The lawsuit argument is that Amazon was negligent in selling the product, while Amazon claims the opposite. It wasn’t until litigation began that it paused sales to households.

Amazon motioned to dismiss the case, but it was denied by the Washington State Supreme Court in June of last year.

KGUN 9 reached out to Amazon and its lawyers over the course of several months, finally receiving a reply half an hour before this story went to air:

We don’t have comment on active litigation.


Sodium nitrite is commonly used as a preservative in cured meats, like salami and smoked fish, but in extremely small doses.

For those who cure meat at home, the chemical can be purchased at around 6% purity.

Ava bought hers at 99% purity.

“Had we known, that would have changed everything,” Annette said.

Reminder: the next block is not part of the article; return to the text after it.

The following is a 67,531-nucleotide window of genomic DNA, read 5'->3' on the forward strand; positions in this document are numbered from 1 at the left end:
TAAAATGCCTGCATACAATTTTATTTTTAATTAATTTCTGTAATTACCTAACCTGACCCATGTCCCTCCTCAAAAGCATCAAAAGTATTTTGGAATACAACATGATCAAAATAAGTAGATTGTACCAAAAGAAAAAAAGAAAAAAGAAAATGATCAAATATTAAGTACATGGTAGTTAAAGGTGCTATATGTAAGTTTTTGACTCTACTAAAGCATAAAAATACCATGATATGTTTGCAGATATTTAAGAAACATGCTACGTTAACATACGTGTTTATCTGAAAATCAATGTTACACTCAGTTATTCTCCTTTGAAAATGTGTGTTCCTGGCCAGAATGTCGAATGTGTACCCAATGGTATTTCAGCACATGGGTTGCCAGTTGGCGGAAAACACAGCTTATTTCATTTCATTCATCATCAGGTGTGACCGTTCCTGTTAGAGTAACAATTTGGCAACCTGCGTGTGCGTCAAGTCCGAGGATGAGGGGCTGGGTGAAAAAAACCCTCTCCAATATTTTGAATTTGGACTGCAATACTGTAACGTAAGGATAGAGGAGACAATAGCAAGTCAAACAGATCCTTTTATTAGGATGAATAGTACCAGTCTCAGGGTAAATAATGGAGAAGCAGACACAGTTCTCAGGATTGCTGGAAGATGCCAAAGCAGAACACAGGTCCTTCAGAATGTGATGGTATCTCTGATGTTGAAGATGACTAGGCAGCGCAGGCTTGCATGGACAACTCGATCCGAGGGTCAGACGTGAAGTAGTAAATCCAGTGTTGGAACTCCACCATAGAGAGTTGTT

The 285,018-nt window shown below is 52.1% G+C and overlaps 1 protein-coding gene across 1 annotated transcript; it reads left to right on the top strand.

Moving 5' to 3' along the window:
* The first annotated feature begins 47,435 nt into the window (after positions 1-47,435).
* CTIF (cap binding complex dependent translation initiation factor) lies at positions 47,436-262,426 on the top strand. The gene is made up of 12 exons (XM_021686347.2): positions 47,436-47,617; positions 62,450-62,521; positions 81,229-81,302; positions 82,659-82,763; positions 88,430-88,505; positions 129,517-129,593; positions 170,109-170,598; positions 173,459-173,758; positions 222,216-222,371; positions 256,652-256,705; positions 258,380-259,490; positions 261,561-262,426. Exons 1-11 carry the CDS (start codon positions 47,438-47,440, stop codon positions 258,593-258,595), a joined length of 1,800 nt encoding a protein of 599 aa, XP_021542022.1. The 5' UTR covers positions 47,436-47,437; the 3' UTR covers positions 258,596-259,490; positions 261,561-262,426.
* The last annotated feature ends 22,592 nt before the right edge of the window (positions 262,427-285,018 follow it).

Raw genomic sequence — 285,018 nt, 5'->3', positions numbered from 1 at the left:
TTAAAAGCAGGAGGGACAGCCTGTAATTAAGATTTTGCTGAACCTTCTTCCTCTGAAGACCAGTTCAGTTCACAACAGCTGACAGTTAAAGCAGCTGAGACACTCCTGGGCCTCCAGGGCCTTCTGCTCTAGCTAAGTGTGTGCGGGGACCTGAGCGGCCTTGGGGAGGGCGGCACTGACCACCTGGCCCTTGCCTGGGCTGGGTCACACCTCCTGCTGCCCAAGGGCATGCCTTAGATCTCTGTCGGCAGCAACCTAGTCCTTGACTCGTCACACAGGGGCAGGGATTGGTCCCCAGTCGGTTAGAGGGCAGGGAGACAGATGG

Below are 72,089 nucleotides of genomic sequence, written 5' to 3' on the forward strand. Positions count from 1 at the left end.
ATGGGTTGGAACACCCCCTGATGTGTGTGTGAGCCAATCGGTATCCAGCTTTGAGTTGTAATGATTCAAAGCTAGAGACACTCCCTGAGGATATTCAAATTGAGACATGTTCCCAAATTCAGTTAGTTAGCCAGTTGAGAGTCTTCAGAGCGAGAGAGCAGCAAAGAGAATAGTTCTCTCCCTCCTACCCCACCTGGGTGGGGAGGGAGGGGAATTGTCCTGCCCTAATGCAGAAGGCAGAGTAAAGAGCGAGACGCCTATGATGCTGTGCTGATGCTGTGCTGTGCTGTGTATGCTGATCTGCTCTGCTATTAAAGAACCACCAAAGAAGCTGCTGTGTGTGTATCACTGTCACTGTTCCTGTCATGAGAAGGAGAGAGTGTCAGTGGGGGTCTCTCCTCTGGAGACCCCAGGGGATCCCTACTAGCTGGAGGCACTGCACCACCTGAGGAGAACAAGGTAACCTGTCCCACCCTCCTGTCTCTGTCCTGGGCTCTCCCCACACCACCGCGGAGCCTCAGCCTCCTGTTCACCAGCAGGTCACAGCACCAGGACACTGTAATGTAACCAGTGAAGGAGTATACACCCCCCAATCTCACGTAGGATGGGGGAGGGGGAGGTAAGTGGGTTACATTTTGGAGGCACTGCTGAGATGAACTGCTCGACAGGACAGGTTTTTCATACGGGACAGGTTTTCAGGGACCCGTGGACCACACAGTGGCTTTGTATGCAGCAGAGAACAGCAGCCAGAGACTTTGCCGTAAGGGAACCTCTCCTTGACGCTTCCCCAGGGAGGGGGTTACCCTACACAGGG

In a video project for her alma mater Sabino High School, Ava is seen in her purple cap and gown talking about her takeaways from senior year.


Life as a quarantined 2020 senior is full of Zoom meetings and just loneliness, she said.

Ava struggled with mild depression. Annette and James said they were initially shocked to learn about their daughter’s diagnosis someone they knew to be a motivated student, a big dreamer and a lively spirit.

“I was like, ‘Depression? What? You? No way,'” Annette recalled.

They checked in with Ava all the time because they said they didn’t want mental health to be a taboo topic in their home, even enrolling her in an outpatient treatment program for depression.

Ava was scheduled for a session at the hospital the day she took her life, but she never showed up.

“We always told her, ‘Ava, if you feel like youre going to hurt yourself, if you feel like youre not going to be okay, just come to us. Come to us and we will talk you through it and get you to the next day. We will always get you through the next day,” James choked out.